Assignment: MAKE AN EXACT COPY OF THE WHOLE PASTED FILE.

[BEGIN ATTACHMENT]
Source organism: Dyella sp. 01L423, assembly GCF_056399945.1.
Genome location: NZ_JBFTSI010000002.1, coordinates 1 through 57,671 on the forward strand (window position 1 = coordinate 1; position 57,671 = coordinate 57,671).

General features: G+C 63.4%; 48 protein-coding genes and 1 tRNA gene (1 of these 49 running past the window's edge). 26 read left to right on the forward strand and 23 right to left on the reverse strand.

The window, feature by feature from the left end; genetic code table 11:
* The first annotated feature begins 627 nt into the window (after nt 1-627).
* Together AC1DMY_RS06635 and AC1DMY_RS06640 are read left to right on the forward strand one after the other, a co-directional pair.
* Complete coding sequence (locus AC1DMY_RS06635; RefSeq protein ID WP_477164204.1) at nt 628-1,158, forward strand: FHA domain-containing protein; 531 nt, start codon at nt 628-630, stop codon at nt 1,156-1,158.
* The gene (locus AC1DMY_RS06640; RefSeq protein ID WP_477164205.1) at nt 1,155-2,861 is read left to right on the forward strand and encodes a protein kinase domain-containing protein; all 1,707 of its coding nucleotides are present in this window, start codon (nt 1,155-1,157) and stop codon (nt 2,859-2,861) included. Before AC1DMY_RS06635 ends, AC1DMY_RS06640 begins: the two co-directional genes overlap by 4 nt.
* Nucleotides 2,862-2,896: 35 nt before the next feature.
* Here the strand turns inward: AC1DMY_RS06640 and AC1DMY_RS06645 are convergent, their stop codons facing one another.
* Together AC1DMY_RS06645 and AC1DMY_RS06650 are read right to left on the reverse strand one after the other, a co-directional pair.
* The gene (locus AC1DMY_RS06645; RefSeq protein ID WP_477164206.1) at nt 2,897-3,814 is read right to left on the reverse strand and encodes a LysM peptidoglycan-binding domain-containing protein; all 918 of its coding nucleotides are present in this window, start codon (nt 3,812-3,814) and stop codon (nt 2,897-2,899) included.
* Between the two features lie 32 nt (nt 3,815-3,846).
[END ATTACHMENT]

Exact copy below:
Source organism: Dyella sp. 01L423, assembly GCF_056399945.1.
Genome location: NZ_JBFTSI010000002.1, coordinates 1 through 57,671 on the forward strand (window position 1 = coordinate 1; position 57,671 = coordinate 57,671).

General features: G+C 63.4%; 48 protein-coding genes and 1 tRNA gene (1 of these 49 running past the window's edge). 26 read left to right on the forward strand and 23 right to left on the reverse strand.

The window, feature by feature from the left end; genetic code table 11:
* The first annotated feature begins 627 nt into the window (after nt 1-627).
* Together AC1DMY_RS06635 and AC1DMY_RS06640 are read left to right on the forward strand one after the other, a co-directional pair.
* Complete coding sequence (locus AC1DMY_RS06635; RefSeq protein ID WP_477164204.1) at nt 628-1,158, forward strand: FHA domain-containing protein; 531 nt, start codon at nt 628-630, stop codon at nt 1,156-1,158.
* The gene (locus AC1DMY_RS06640; RefSeq protein ID WP_477164205.1) at nt 1,155-2,861 is read left to right on the forward strand and encodes a protein kinase domain-containing protein; all 1,707 of its coding nucleotides are present in this window, start codon (nt 1,155-1,157) and stop codon (nt 2,859-2,861) included. Before AC1DMY_RS06635 ends, AC1DMY_RS06640 begins: the two co-directional genes overlap by 4 nt.
* Nucleotides 2,862-2,896: 35 nt before the next feature.
* Here the strand turns inward: AC1DMY_RS06640 and AC1DMY_RS06645 are convergent, their stop codons facing one another.
* Together AC1DMY_RS06645 and AC1DMY_RS06650 are read right to left on the reverse strand one after the other, a co-directional pair.
* The gene (locus AC1DMY_RS06645; RefSeq protein ID WP_477164206.1) at nt 2,897-3,814 is read right to left on the reverse strand and encodes a LysM peptidoglycan-binding domain-containing protein; all 918 of its coding nucleotides are present in this window, start codon (nt 3,812-3,814) and stop codon (nt 2,897-2,899) included.
* Between the two features lie 32 nt (nt 3,815-3,846).